In terms of specific actions the city would be taking on Northlake Way, Beauregard had this to say: “To help reduce litter directly associated with the RVs in area, on October 11, 2021, SPU activated proactive weekly litter routes along Northlake Way and continues to collect litter near and from RV occupants. The routes will stay active until the RV’s are moved from the area to date more than 25,000 pounds of trash and debris have been removed. An RV remediation clean is scheduled for February 8, 2022.”
I can say from personal observation that city contractors seem to be working down on Northlake quite a bit, but they appear to be overwhelmed by the amount of trash that the RV folks generate. You may be wondering what an “RV remediation clean” is. This is an actual city program described in some detail in this PDF. The program falls to SPU to execute, and it has as its goal “to deliver effective service options for garbage collection at unsanctioned homeless encampments.” In practice, RV inhabitants are asked to leave voluntarily. Then, to quote Beauregard, “Typically, the vast majority of RV occupants voluntarily comply and move their vehicle by the clean-up day. The team then comes in to remove garbage and debris left behind, and tows any RVs are that are abandoned, or are inhabitable (burned out). On most occasions, outreach services have been on site to provide outreach support.” No word on what happens to RV owners who refuse to leave. Perhaps we’ll find out on February 8.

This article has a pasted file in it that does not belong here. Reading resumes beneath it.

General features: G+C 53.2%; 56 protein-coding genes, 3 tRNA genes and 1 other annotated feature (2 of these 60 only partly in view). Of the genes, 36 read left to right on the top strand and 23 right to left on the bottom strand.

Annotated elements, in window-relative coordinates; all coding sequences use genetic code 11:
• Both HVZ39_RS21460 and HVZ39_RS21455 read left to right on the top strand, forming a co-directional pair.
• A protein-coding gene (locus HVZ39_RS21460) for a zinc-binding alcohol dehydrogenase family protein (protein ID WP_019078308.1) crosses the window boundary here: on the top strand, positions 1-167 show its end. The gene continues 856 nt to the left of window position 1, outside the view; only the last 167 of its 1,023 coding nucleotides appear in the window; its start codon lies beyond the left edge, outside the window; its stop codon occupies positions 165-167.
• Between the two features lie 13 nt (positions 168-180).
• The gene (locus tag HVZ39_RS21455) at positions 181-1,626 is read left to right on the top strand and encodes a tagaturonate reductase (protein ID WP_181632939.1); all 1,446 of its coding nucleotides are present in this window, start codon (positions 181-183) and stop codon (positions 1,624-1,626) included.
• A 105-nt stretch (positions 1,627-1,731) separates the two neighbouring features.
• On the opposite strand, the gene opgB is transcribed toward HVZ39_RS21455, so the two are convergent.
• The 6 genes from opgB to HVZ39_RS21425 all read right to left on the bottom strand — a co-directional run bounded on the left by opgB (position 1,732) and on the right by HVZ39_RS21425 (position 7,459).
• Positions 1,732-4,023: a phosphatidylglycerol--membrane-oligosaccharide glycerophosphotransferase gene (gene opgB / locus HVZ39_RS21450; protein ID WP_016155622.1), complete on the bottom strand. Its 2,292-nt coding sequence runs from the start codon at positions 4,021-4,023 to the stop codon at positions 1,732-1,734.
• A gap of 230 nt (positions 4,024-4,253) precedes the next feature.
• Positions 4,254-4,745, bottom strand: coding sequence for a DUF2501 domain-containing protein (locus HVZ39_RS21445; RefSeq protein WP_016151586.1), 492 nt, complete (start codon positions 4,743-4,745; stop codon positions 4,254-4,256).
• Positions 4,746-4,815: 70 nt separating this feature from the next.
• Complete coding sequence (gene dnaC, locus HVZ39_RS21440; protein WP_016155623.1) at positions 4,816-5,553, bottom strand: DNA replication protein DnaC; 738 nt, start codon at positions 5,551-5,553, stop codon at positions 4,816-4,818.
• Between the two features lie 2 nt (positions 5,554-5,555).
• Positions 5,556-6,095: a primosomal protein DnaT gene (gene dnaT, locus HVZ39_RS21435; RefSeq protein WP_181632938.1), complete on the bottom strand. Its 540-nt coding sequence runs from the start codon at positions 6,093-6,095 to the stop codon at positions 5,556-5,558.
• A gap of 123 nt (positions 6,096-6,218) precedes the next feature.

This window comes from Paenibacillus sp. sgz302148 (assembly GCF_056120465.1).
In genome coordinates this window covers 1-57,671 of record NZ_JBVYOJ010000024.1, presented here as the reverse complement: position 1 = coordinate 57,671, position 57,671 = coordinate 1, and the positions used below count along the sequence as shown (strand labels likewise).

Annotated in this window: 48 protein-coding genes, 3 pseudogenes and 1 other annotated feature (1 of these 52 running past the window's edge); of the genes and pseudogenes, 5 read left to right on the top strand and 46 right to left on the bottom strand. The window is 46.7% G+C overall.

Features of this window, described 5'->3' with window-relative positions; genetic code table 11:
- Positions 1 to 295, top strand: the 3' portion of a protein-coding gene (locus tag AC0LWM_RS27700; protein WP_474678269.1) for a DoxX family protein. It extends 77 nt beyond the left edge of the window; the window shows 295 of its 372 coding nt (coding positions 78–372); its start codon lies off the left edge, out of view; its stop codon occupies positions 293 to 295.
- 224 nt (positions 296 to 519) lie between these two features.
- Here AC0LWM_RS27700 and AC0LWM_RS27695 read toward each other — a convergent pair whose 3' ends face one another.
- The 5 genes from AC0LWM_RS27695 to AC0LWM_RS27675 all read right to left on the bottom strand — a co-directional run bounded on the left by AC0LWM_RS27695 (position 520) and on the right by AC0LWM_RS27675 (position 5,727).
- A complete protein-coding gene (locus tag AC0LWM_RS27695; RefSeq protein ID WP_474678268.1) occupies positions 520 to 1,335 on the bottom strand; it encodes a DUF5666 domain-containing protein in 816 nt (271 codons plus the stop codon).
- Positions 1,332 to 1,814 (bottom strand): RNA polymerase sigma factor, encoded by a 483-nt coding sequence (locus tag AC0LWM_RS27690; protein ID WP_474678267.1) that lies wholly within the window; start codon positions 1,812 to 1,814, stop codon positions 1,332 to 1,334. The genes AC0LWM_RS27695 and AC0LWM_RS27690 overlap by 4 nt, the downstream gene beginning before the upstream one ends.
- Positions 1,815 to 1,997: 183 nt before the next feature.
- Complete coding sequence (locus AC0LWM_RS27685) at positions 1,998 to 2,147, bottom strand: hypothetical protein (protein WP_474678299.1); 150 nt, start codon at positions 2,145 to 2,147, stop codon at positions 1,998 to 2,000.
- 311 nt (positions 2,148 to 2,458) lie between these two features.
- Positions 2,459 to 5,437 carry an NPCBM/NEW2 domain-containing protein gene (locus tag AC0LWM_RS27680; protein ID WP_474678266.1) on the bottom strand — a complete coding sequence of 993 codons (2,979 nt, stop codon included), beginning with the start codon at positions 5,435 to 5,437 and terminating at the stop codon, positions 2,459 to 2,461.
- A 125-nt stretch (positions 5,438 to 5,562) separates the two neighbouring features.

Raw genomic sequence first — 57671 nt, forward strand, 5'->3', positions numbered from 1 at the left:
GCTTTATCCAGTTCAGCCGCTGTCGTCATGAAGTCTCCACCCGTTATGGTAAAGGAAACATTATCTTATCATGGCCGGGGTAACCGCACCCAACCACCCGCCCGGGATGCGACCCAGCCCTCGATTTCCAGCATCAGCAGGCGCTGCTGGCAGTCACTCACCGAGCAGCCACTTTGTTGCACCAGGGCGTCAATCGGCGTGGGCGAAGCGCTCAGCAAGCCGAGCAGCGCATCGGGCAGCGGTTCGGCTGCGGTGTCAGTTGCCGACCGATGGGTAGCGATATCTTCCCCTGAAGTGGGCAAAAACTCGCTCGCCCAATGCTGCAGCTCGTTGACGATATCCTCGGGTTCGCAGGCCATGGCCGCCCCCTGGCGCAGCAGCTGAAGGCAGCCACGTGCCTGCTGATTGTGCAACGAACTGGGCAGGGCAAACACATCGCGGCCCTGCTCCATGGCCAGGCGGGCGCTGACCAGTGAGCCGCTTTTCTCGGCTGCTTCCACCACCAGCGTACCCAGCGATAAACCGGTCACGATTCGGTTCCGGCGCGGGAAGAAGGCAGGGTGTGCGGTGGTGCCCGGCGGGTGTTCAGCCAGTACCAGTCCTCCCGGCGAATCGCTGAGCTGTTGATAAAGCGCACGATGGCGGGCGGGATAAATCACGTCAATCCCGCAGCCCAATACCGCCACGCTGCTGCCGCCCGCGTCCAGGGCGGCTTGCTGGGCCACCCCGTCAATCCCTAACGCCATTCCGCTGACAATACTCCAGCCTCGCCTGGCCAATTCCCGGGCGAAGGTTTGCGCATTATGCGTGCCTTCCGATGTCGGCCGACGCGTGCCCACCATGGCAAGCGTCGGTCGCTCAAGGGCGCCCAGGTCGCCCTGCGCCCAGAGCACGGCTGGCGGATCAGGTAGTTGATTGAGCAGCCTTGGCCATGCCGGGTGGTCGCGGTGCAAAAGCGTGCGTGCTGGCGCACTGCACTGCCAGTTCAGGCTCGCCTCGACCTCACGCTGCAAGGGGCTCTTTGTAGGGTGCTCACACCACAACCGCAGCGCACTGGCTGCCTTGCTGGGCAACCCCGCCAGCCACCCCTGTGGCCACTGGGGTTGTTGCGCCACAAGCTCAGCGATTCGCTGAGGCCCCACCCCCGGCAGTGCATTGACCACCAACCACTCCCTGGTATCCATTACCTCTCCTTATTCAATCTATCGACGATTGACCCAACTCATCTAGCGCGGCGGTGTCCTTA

The Squeaky Wheel